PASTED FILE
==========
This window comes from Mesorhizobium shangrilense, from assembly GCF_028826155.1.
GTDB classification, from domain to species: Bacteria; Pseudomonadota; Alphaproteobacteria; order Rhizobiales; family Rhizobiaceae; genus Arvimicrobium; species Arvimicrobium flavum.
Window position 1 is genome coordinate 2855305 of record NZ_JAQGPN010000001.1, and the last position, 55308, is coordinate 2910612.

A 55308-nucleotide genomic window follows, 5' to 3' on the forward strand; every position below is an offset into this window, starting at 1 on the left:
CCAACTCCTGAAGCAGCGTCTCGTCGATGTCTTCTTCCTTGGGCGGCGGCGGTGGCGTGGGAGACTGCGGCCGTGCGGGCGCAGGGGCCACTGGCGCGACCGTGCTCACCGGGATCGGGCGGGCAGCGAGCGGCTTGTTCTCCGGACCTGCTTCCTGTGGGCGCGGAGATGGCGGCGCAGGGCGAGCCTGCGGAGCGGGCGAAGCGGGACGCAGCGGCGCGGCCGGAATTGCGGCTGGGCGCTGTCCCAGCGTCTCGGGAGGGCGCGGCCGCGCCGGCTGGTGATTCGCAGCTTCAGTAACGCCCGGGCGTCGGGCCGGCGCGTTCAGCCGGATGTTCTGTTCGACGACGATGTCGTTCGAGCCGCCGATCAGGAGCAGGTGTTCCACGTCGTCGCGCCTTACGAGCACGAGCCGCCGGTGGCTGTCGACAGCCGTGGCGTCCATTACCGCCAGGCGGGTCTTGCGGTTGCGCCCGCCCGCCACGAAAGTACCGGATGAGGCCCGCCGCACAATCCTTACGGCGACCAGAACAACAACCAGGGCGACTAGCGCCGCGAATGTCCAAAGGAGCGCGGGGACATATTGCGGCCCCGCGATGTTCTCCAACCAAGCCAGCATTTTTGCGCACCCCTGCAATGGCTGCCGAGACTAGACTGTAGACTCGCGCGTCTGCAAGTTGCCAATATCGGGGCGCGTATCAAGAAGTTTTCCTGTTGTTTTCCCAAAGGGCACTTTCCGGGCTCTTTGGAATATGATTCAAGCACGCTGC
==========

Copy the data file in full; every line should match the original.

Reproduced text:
This window comes from Mesorhizobium shangrilense, from assembly GCF_028826155.1.
GTDB classification, from domain to species: Bacteria; Pseudomonadota; Alphaproteobacteria; order Rhizobiales; family Rhizobiaceae; genus Arvimicrobium; species Arvimicrobium flavum.
Window position 1 is genome coordinate 2855305 of record NZ_JAQGPN010000001.1, and the last position, 55308, is coordinate 2910612.

A 55308-nucleotide genomic window follows, 5' to 3' on the forward strand; every position below is an offset into this window, starting at 1 on the left:
CCAACTCCTGAAGCAGCGTCTCGTCGATGTCTTCTTCCTTGGGCGGCGGCGGTGGCGTGGGAGACTGCGGCCGTGCGGGCGCAGGGGCCACTGGCGCGACCGTGCTCACCGGGATCGGGCGGGCAGCGAGCGGCTTGTTCTCCGGACCTGCTTCCTGTGGGCGCGGAGATGGCGGCGCAGGGCGAGCCTGCGGAGCGGGCGAAGCGGGACGCAGCGGCGCGGCCGGAATTGCGGCTGGGCGCTGTCCCAGCGTCTCGGGAGGGCGCGGCCGCGCCGGCTGGTGATTCGCAGCTTCAGTAACGCCCGGGCGTCGGGCCGGCGCGTTCAGCCGGATGTTCTGTTCGACGACGATGTCGTTCGAGCCGCCGATCAGGAGCAGGTGTTCCACGTCGTCGCGCCTTACGAGCACGAGCCGCCGGTGGCTGTCGACAGCCGTGGCGTCCATTACCGCCAGGCGGGTCTTGCGGTTGCGCCCGCCCGCCACGAAAGTACCGGATGAGGCCCGCCGCACAATCCTTACGGCGACCAGAACAACAACCAGGGCGACTAGCGCCGCGAATGTCCAAAGGAGCGCGGGGACATATTGCGGCCCCGCGATGTTCTCCAACCAAGCCAGCATTTTTGCGCACCCCTGCAATGGCTGCCGAGACTAGACTGTAGACTCGCGCGTCTGCAAGTTGCCAATATCGGGGCGCGTATCAAGAAGTTTTCCTGTTGTTTTCCCAAAGGGCACTTTCCGGGCTCTTTGGAATATGATTCAAGCACGCTGC